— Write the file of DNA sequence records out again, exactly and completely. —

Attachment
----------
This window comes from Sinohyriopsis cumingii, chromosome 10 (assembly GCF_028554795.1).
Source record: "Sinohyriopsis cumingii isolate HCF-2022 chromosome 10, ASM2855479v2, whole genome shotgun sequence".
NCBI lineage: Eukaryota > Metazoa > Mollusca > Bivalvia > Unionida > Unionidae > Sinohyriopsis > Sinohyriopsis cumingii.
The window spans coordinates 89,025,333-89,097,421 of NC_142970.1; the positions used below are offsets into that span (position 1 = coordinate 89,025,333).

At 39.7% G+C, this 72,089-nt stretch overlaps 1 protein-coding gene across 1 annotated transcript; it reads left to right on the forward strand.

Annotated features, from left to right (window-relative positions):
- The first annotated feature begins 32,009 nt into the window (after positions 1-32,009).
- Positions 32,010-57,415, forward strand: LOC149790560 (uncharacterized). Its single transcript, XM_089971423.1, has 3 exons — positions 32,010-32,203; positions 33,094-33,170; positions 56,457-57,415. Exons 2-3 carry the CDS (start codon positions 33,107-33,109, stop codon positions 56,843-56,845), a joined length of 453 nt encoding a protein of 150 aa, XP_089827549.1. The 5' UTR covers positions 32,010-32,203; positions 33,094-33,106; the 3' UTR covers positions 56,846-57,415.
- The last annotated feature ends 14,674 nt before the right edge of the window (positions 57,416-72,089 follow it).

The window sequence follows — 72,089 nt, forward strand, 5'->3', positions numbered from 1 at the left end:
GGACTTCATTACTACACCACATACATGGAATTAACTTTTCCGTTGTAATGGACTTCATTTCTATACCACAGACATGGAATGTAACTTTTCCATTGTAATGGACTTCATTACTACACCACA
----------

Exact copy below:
This window comes from Sinohyriopsis cumingii, chromosome 10 (assembly GCF_028554795.1).
Source record: "Sinohyriopsis cumingii isolate HCF-2022 chromosome 10, ASM2855479v2, whole genome shotgun sequence".
NCBI lineage: Eukaryota > Metazoa > Mollusca > Bivalvia > Unionida > Unionidae > Sinohyriopsis > Sinohyriopsis cumingii.
The window spans coordinates 89,025,333-89,097,421 of NC_142970.1; the positions used below are offsets into that span (position 1 = coordinate 89,025,333).

At 39.7% G+C, this 72,089-nt stretch overlaps 1 protein-coding gene across 1 annotated transcript; it reads left to right on the forward strand.

Annotated features, from left to right (window-relative positions):
- The first annotated feature begins 32,009 nt into the window (after positions 1-32,009).
- Positions 32,010-57,415, forward strand: LOC149790560 (uncharacterized). Its single transcript, XM_089971423.1, has 3 exons — positions 32,010-32,203; positions 33,094-33,170; positions 56,457-57,415. Exons 2-3 carry the CDS (start codon positions 33,107-33,109, stop codon positions 56,843-56,845), a joined length of 453 nt encoding a protein of 150 aa, XP_089827549.1. The 5' UTR covers positions 32,010-32,203; positions 33,094-33,106; the 3' UTR covers positions 56,846-57,415.
- The last annotated feature ends 14,674 nt before the right edge of the window (positions 57,416-72,089 follow it).

The window sequence follows — 72,089 nt, forward strand, 5'->3', positions numbered from 1 at the left end:
GGACTTCATTACTACACCACATACATGGAATTAACTTTTCCGTTGTAATGGACTTCATTTCTATACCACAGACATGGAATGTAACTTTTCCATTGTAATGGACTTCATTACTACACCACA